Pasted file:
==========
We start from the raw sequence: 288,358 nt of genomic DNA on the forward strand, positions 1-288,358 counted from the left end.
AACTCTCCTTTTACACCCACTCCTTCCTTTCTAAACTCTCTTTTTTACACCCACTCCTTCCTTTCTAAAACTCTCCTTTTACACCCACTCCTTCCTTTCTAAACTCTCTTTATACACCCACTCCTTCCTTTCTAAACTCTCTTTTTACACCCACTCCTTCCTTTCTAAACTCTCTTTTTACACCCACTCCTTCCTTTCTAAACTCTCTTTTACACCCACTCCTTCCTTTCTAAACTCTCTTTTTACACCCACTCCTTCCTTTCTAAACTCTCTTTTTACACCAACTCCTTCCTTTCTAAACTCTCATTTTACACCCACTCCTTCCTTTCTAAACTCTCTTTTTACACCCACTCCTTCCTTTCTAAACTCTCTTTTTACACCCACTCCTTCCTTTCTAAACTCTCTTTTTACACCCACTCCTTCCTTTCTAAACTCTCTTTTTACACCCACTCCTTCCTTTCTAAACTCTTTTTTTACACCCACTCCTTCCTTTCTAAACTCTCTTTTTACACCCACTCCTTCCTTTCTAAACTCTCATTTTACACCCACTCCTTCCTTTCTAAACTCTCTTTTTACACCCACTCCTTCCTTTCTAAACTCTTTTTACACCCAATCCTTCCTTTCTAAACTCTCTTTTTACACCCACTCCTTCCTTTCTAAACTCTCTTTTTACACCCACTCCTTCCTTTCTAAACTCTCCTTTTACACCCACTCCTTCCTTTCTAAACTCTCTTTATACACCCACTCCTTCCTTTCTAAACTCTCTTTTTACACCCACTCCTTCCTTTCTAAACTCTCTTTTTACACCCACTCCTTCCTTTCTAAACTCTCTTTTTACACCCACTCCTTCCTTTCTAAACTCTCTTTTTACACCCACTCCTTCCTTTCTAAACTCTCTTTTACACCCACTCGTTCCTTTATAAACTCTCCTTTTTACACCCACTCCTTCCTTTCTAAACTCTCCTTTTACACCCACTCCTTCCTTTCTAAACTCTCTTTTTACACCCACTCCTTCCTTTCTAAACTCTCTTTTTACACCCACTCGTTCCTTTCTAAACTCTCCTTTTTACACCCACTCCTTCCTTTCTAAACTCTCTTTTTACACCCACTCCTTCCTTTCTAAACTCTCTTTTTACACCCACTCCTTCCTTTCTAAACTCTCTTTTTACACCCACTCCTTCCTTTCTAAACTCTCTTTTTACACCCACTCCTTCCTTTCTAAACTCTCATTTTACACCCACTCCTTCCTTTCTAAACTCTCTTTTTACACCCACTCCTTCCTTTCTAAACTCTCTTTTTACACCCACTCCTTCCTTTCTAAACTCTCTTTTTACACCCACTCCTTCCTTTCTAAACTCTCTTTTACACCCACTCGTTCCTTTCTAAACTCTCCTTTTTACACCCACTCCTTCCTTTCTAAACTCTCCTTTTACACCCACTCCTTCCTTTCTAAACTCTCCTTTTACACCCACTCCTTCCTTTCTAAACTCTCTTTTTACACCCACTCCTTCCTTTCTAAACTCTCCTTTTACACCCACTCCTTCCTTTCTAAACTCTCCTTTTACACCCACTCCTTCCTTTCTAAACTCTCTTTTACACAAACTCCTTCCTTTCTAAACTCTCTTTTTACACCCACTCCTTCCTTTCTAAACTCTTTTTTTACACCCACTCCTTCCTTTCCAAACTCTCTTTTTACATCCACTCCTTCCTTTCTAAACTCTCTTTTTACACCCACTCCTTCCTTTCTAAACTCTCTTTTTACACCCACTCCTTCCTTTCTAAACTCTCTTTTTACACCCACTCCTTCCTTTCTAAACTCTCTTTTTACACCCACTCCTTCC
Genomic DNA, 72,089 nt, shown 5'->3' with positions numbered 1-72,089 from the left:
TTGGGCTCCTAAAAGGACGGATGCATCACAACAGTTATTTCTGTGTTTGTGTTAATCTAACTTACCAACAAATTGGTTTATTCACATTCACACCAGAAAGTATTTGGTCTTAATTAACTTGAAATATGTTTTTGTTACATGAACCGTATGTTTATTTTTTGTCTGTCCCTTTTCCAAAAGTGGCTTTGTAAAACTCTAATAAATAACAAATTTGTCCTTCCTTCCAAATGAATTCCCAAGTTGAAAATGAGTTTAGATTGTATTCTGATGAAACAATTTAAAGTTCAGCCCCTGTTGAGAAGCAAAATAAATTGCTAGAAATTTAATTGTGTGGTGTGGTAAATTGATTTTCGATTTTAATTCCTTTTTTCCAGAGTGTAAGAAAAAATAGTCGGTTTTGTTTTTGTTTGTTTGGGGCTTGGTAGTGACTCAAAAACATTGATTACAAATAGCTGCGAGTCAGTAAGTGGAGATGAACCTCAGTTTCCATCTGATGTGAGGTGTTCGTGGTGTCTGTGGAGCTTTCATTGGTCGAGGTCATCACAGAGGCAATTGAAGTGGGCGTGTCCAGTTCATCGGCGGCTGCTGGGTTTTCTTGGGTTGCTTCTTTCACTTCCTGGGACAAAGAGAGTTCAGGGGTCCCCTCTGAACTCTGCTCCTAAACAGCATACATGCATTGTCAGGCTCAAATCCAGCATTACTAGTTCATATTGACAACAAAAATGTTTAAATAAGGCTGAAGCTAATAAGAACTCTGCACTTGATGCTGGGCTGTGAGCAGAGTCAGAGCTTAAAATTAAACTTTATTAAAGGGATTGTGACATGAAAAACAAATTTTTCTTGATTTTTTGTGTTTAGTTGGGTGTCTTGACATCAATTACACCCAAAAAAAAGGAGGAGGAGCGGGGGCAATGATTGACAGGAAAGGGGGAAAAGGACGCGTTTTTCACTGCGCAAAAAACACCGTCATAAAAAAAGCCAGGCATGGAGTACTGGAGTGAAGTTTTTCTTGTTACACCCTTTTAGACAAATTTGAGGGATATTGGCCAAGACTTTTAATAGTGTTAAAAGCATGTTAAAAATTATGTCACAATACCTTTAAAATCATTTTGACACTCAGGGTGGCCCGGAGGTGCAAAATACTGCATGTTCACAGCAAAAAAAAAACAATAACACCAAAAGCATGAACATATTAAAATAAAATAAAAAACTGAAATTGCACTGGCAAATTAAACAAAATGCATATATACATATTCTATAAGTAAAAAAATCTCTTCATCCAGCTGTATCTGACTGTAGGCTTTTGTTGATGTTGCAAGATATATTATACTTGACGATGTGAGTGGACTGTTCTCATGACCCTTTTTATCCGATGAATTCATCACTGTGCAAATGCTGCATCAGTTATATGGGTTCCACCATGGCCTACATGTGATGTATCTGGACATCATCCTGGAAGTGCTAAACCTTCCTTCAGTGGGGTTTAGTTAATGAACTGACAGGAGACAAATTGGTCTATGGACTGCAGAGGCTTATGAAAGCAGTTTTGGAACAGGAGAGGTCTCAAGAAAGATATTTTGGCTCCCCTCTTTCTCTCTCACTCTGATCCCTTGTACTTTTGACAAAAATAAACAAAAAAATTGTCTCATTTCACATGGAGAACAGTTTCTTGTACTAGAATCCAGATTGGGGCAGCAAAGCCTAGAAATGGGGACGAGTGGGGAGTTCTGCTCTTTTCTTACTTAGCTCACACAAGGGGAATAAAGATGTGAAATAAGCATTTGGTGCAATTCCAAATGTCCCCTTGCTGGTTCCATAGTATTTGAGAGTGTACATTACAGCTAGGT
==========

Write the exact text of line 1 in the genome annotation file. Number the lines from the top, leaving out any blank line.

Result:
We start from the raw sequence: 288,358 nt of genomic DNA on the forward strand, positions 1-288,358 counted from the left end.